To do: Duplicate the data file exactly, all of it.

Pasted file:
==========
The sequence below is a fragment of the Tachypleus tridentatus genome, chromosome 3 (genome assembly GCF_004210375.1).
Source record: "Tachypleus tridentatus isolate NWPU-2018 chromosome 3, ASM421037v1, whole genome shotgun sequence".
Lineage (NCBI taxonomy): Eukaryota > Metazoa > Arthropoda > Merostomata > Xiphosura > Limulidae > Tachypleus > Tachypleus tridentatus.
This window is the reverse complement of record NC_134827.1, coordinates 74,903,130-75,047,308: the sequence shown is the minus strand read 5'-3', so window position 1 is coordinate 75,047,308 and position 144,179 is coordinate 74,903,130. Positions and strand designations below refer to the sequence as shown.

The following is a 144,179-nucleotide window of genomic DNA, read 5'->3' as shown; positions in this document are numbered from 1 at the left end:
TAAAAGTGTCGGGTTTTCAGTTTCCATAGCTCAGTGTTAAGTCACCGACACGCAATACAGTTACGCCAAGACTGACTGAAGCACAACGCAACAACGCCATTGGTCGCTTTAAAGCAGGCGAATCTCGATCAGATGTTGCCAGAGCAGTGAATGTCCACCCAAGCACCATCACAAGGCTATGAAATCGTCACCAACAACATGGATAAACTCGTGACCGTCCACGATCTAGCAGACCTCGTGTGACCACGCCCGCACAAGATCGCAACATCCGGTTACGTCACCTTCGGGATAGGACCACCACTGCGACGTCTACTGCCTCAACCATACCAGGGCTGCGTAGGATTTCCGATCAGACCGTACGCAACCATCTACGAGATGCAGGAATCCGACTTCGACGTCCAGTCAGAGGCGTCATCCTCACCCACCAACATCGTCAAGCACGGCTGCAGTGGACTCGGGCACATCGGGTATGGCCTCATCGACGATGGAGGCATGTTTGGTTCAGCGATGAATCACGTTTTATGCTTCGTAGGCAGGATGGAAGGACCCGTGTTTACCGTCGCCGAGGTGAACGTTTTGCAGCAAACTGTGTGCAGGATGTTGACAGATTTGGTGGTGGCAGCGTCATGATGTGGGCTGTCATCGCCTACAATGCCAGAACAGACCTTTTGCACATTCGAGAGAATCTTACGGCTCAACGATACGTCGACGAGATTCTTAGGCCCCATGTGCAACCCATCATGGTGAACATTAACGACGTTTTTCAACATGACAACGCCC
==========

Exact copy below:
The sequence below is a fragment of the Tachypleus tridentatus genome, chromosome 3 (genome assembly GCF_004210375.1).
Source record: "Tachypleus tridentatus isolate NWPU-2018 chromosome 3, ASM421037v1, whole genome shotgun sequence".
Lineage (NCBI taxonomy): Eukaryota > Metazoa > Arthropoda > Merostomata > Xiphosura > Limulidae > Tachypleus > Tachypleus tridentatus.
This window is the reverse complement of record NC_134827.1, coordinates 74,903,130-75,047,308: the sequence shown is the minus strand read 5'-3', so window position 1 is coordinate 75,047,308 and position 144,179 is coordinate 74,903,130. Positions and strand designations below refer to the sequence as shown.

The following is a 144,179-nucleotide window of genomic DNA, read 5'->3' as shown; positions in this document are numbered from 1 at the left end:
TAAAAGTGTCGGGTTTTCAGTTTCCATAGCTCAGTGTTAAGTCACCGACACGCAATACAGTTACGCCAAGACTGACTGAAGCACAACGCAACAACGCCATTGGTCGCTTTAAAGCAGGCGAATCTCGATCAGATGTTGCCAGAGCAGTGAATGTCCACCCAAGCACCATCACAAGGCTATGAAATCGTCACCAACAACATGGATAAACTCGTGACCGTCCACGATCTAGCAGACCTCGTGTGACCACGCCCGCACAAGATCGCAACATCCGGTTACGTCACCTTCGGGATAGGACCACCACTGCGACGTCTACTGCCTCAACCATACCAGGGCTGCGTAGGATTTCCGATCAGACCGTACGCAACCATCTACGAGATGCAGGAATCCGACTTCGACGTCCAGTCAGAGGCGTCATCCTCACCCACCAACATCGTCAAGCACGGCTGCAGTGGACTCGGGCACATCGGGTATGGCCTCATCGACGATGGAGGCATGTTTGGTTCAGCGATGAATCACGTTTTATGCTTCGTAGGCAGGATGGAAGGACCCGTGTTTACCGTCGCCGAGGTGAACGTTTTGCAGCAAACTGTGTGCAGGATGTTGACAGATTTGGTGGTGGCAGCGTCATGATGTGGGCTGTCATCGCCTACAATGCCAGAACAGACCTTTTGCACATTCGAGAGAATCTTACGGCTCAACGATACGTCGACGAGATTCTTAGGCCCCATGTGCAACCCATCATGGTGAACATTAACGACGTTTTTCAACATGACAACGCCC